Muziekgebouw Grote Zaal (photo: Erik van Gurp)
The Netherlands - Opened in 2005, Amsterdam's Muziekgebouw aan't IJ is the Netherlands foremost venue for contemporary classical music. For the past nine years, the audio mixing requirements have been reliably taken care of by a Yamaha DM2000, but a recent technical refurbishment has seen it joined by a CL3 system.

Physically, Muziekgebouw aan't IJ's main auditorium, the Grote Zaal, is exceptionally flexible, featuring a ceiling, walls, floor and seating which are all moveable. These features make it an equally space for everything from intimate chamber music to full orchestras.

Acoustically the auditorium is extremely quiet so, when funding became available to upgrade the audio system, the venue's technical team needed a mixing system that was virtually silent in operation, as well as fulfilling all the technical requirements.

"At the beginning, we wrote down a list of what we needed from a new mixing console. The number of faders, amount and quality of DSP, ease of use and acceptance within the industry were some of the more important ones," says Tijl Schroevers, deputy head of the technical department at Muziekgebouw aan't IJ.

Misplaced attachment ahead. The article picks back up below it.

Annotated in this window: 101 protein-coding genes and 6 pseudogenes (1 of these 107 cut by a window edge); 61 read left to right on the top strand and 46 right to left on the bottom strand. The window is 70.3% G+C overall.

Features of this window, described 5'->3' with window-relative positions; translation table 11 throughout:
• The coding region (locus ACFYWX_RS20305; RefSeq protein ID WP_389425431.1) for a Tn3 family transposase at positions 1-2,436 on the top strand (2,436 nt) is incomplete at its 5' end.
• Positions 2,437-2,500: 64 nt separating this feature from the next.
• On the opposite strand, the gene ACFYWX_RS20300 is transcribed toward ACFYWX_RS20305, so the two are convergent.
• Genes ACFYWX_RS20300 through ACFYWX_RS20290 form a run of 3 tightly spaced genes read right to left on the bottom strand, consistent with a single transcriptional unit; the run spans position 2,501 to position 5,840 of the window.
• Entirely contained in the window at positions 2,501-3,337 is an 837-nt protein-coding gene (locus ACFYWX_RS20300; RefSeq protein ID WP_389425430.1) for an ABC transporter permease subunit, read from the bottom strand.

"A special requirement was the amount of fan noise generated by the console, because Muziekgebouw is one of the quietest concert halls in Europe. We stage a lot of modern music which needs a huge amount of acoustic headroom, so we can't have devices that produce noise. Having had a DM2000 for nine years, we were used to that not being a problem."

Audio suppliers ISO Audio and AudioPro were consulted and a four-way 'shootout' between consoles from four manufacturers was arranged. Muziekgebouw aan't IJ's technicians all agreed that the Yamaha CL system was the clear winner.

Supplied by ISO Audio, a system comprising a CL3 console, a Rio3224-D and Rio1608-D i/o units was chosen. Three MY16AUD interface cards were also purchased, which have allowed the hall's existing DM2000 to be an integral part of the new system.

"Yamaha consoles are used worldwide, so any guest technician knows and accepts the CL without any problem," says Tijl. "The aesthetic character of the console was also very important. The user interfaces on some other consoles are solely designed for live use, with a lot of bright illumination. This can be optically very distracting in an environment like Muziekgebouw.

(Jim Evans)

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